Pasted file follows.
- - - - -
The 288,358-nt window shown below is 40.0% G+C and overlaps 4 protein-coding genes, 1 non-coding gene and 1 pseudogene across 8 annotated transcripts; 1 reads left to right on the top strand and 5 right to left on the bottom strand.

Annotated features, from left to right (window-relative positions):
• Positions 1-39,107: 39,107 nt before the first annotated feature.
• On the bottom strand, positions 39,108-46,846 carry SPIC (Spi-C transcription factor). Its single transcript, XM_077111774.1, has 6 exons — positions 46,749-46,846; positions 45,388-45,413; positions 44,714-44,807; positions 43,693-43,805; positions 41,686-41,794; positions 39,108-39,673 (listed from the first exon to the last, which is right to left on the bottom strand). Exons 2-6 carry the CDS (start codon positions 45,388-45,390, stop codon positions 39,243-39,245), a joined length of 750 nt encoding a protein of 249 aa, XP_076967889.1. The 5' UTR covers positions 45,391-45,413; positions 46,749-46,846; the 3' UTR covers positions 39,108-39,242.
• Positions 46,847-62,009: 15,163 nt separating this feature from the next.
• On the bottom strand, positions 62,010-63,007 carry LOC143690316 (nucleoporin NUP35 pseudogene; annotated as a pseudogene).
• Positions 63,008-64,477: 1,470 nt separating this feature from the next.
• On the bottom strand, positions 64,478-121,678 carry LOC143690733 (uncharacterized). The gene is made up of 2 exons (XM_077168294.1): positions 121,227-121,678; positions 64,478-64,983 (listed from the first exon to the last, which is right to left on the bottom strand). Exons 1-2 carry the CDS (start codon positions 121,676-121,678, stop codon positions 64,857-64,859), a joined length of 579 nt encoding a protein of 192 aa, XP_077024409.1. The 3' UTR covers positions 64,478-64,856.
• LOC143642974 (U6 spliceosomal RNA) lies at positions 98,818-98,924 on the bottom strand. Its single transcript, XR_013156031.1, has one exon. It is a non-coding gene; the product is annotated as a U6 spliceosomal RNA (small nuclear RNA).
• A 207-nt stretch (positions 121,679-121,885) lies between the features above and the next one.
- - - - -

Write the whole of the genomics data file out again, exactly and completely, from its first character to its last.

The 288,358-nt window shown below is 40.0% G+C and overlaps 4 protein-coding genes, 1 non-coding gene and 1 pseudogene across 8 annotated transcripts; 1 reads left to right on the top strand and 5 right to left on the bottom strand.

Annotated features, from left to right (window-relative positions):
• Positions 1-39,107: 39,107 nt before the first annotated feature.
• On the bottom strand, positions 39,108-46,846 carry SPIC (Spi-C transcription factor). Its single transcript, XM_077111774.1, has 6 exons — positions 46,749-46,846; positions 45,388-45,413; positions 44,714-44,807; positions 43,693-43,805; positions 41,686-41,794; positions 39,108-39,673 (listed from the first exon to the last, which is right to left on the bottom strand). Exons 2-6 carry the CDS (start codon positions 45,388-45,390, stop codon positions 39,243-39,245), a joined length of 750 nt encoding a protein of 249 aa, XP_076967889.1. The 5' UTR covers positions 45,391-45,413; positions 46,749-46,846; the 3' UTR covers positions 39,108-39,242.
• Positions 46,847-62,009: 15,163 nt separating this feature from the next.
• On the bottom strand, positions 62,010-63,007 carry LOC143690316 (nucleoporin NUP35 pseudogene; annotated as a pseudogene).
• Positions 63,008-64,477: 1,470 nt separating this feature from the next.
• On the bottom strand, positions 64,478-121,678 carry LOC143690733 (uncharacterized). The gene is made up of 2 exons (XM_077168294.1): positions 121,227-121,678; positions 64,478-64,983 (listed from the first exon to the last, which is right to left on the bottom strand). Exons 1-2 carry the CDS (start codon positions 121,676-121,678, stop codon positions 64,857-64,859), a joined length of 579 nt encoding a protein of 192 aa, XP_077024409.1. The 3' UTR covers positions 64,478-64,856.
• LOC143642974 (U6 spliceosomal RNA) lies at positions 98,818-98,924 on the bottom strand. Its single transcript, XR_013156031.1, has one exon. It is a non-coding gene; the product is annotated as a U6 spliceosomal RNA (small nuclear RNA).
• A 207-nt stretch (positions 121,679-121,885) lies between the features above and the next one.